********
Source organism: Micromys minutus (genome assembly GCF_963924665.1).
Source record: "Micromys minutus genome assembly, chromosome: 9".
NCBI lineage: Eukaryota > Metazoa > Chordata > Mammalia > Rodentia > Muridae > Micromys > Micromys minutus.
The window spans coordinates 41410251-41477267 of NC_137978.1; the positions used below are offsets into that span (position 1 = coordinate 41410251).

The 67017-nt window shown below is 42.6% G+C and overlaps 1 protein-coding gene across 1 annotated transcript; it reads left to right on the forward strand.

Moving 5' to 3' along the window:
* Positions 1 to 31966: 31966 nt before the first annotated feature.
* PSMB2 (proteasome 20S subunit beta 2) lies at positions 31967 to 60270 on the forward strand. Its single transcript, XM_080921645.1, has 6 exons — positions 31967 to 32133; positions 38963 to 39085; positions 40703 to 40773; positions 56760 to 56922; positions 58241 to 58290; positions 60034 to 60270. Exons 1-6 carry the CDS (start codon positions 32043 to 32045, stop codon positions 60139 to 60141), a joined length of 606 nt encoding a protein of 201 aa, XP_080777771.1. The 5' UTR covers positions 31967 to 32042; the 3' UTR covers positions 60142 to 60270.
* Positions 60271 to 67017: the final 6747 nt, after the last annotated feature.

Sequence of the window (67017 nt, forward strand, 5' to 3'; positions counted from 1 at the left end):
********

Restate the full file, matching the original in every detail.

Source organism: Micromys minutus (genome assembly GCF_963924665.1).
Source record: "Micromys minutus genome assembly, chromosome: 9".
NCBI lineage: Eukaryota > Metazoa > Chordata > Mammalia > Rodentia > Muridae > Micromys > Micromys minutus.
The window spans coordinates 41410251-41477267 of NC_137978.1; the positions used below are offsets into that span (position 1 = coordinate 41410251).

The 67017-nt window shown below is 42.6% G+C and overlaps 1 protein-coding gene across 1 annotated transcript; it reads left to right on the forward strand.

Moving 5' to 3' along the window:
* Positions 1 to 31966: 31966 nt before the first annotated feature.
* PSMB2 (proteasome 20S subunit beta 2) lies at positions 31967 to 60270 on the forward strand. Its single transcript, XM_080921645.1, has 6 exons — positions 31967 to 32133; positions 38963 to 39085; positions 40703 to 40773; positions 56760 to 56922; positions 58241 to 58290; positions 60034 to 60270. Exons 1-6 carry the CDS (start codon positions 32043 to 32045, stop codon positions 60139 to 60141), a joined length of 606 nt encoding a protein of 201 aa, XP_080777771.1. The 5' UTR covers positions 31967 to 32042; the 3' UTR covers positions 60142 to 60270.
* Positions 60271 to 67017: the final 6747 nt, after the last annotated feature.

Sequence of the window (67017 nt, forward strand, 5' to 3'; positions counted from 1 at the left end):